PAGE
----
The exercise was evidently an attempt to keep everyone happy. Whether this is actually so is another matter.
Abela showed that he is afraid of making choices that could hurt, other than Silvio Parnis, who in Abela’s eyes was the only “expendable” Cabinet member.
This weakness could come back to haunt him.
When Miriam Dalli and Clyde Caruana were co-opted to Parliament after the resignation of Joseph Muscat and Etienne Fenech, it was clear that the next step for them would be a ministerial appointment. It was then that the rumour mill about a possible reshuffle started and, in spite of his denials and frustration as journalists kept on asking about his plans, Abela was formulating the changes. Yesterday week, he finally made his announcements.
Miriam Dalli would not have left her lucrative job in Brussels to sit next to Manuel Mallia, Joe Mizzi and Silvio Grixti on the backbench. She had made a name for herself in her Brussels job and the next step for her was to be given an assignment related to her interests and capabilities.
Energy is an area in which Dalli has proved her worth in the European Parliament, and it was almost a foregone conclusion that she would be given that responsibility. It is a sector that has been notoriously under the limelight in the past years, mostly because of the power station project and all the implications that came with it. It needs a new, assertive direction, and Dalli should be ready to have to deal with related issues that crop up.
Caruana will take over the country’s finances from Edward Scicluna, and it will be not an easy matter because of the Covid-19 pandemic and its effects, particularly on employment, which has been included in his responsibilities (it was previously part of the education ministry).
The country has done well in the past years, moving from deficits to surpluses until Covid-19 arrived. It now needs to steady its course again but this might take years. The much-awaited Moneyval report is an added preoccupation that Caruana will have to contend with.
Caruana has also been given responsibility for Air Malta, with the airline in deep trouble because of accumulated problems which were exacerbated by the Covid-19 pandemic.
Justyne Caruana lost her job as Gozo Minister a few days after Abela had chosen to re-appoint her in the position she had held under Joseph Muscat. The resignation was not as a result of something she had done or a scandal her ministry had been involved in. She quit after it had been reported that her husband Silvio Valletta, a former assistant police commissioner, had travelled abroad to watch football games with Yorgen Fenech, the man who was later accused of masterminding the murder of Daphne Caruana Galizia.
It was no fault of hers that her career was halted abruptly. Now, 10 months later, she has been given another chance in a different role, that of Education Minister. It may not be the appointment she really wanted, as it will deprive her of time to be in her constituency. But she should be happy to have been entrusted with the responsibility of shaping the country’s future through education. Together with health, education is one of the most important portfolios in any Cabinet.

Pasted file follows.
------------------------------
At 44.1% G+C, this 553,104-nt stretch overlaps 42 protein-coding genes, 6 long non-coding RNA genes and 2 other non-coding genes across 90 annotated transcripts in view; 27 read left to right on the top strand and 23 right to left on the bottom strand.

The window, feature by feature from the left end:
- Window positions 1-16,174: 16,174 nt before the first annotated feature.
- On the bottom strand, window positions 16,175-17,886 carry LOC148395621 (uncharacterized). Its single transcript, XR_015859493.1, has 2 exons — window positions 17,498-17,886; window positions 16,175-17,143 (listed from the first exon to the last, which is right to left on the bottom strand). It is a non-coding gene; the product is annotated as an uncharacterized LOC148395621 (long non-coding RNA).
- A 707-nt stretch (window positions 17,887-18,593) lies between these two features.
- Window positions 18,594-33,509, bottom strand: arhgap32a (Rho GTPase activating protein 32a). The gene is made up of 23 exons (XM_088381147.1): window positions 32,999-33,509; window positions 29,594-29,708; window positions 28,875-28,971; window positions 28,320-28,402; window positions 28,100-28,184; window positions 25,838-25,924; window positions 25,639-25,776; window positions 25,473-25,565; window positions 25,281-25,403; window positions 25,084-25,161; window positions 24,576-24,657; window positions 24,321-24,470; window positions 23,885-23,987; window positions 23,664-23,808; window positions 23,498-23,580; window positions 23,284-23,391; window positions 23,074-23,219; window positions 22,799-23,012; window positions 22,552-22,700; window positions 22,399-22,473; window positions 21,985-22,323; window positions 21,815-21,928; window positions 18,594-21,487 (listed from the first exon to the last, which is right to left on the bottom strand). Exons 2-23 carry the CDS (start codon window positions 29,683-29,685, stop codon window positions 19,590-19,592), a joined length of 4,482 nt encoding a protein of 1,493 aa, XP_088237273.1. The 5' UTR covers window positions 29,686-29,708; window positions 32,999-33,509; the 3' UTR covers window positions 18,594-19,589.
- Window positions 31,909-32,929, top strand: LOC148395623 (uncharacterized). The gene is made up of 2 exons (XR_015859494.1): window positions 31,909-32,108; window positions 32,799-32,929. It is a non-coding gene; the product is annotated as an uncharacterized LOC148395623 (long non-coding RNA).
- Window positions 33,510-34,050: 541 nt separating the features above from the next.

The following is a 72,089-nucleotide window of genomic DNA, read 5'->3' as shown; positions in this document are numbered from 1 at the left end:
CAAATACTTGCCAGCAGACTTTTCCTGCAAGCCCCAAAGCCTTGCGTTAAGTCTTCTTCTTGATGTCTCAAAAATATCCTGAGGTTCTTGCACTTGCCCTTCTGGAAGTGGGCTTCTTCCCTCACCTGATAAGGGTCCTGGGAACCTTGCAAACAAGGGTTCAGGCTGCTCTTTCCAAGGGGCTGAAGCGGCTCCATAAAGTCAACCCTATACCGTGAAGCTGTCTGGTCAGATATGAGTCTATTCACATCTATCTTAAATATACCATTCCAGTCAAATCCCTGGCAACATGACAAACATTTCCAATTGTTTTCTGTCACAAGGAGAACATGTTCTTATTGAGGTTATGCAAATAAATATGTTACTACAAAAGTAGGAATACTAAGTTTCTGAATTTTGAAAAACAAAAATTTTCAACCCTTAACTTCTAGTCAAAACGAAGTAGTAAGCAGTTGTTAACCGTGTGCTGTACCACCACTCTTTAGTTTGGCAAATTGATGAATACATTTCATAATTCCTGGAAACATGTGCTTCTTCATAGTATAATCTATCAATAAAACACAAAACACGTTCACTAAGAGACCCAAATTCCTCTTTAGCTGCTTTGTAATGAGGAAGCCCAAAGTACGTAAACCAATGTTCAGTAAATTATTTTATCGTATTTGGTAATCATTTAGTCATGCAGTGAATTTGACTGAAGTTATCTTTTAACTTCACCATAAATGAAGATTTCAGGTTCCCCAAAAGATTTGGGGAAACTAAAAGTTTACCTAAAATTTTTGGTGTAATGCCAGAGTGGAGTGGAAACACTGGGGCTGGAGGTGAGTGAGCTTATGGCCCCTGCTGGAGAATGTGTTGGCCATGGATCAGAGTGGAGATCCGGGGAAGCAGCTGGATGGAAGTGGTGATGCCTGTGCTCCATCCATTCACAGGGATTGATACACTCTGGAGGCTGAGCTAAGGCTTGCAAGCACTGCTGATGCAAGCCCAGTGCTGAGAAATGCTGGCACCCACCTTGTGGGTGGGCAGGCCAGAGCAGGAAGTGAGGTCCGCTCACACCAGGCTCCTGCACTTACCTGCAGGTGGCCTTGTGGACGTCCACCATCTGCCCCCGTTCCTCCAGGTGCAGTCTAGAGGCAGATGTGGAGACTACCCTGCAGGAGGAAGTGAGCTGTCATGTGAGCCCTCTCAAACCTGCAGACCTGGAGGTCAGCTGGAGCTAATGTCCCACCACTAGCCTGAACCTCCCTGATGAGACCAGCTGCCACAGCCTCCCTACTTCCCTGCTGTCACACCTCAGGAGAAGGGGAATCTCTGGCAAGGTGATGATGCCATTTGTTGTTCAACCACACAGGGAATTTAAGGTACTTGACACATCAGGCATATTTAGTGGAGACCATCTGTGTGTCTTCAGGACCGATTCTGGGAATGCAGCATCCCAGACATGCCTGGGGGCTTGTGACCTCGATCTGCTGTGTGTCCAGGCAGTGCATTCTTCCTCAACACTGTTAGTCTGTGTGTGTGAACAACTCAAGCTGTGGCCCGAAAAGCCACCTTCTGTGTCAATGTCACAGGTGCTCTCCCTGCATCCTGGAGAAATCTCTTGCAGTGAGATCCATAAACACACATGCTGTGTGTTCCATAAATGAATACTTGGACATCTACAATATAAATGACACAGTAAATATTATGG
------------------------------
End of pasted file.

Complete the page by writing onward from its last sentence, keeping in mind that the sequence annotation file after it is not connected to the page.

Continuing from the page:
Nationalist exponents are wondering what has changed since January for Caruana to be re-instated minister. The argument is that what her husband did was wrong then, and it is still wrong now. But Caruana has already paid the price, and it would be totally unfair if she could never be considered for a ministerial role because of her husband’s doings.
Her re-appointment was made easier for Abela by the PN itself, in the way Opposition Leader Bernard Grech chose to retain Jason Azzopardi in spite of the latter admitting to have had a stay at the Hilton Hotel in Tel Aviv “taken care of” by the Tumas Group, at a time when Fenech was a director. If the PN sees nothing wrong in one of its MPs taking a free holiday, how can it then cry foul that a minister’s husband (not the minister) did something similar?
Caruana had been removed from her post and her political career took a blow. What Azzopardi got was a simple reprimand. So the PN cannot really point fingers at Labour on this one.
Only one parliamentary secretary was deemed to deserve a promotion by Abela. He is Clayton Bartolo, who has moved up from the post of PS in the finance ministry to Minister of Tourism, with consumer protection added for good measure.
Tourism, as we all know, has taken a hard blow because of the pandemic, and it will take years until it can fully recover. It moved from record performances to despair as hoteliers have to make do with empty rooms, with so many people now afraid to travel.
Bartolo has a tough job ahead of him. He should listen to what the experts in the field are saying, the ones who live the industry on a daily basis.
The changes in portfolio
There must be a distinction made with regard to the three ministers who had a change in their portfolio.
Michael Farrugia’s political career is in decline. From Family Minister in the past legislature to Home Minister in this one, but then a shift to energy and water management in January has been quickly followed by another move to elderly care. It is the first time that the elderly sector has been given its own ministry; a move that indicates Abela was reluctant to push Farrugia out completely.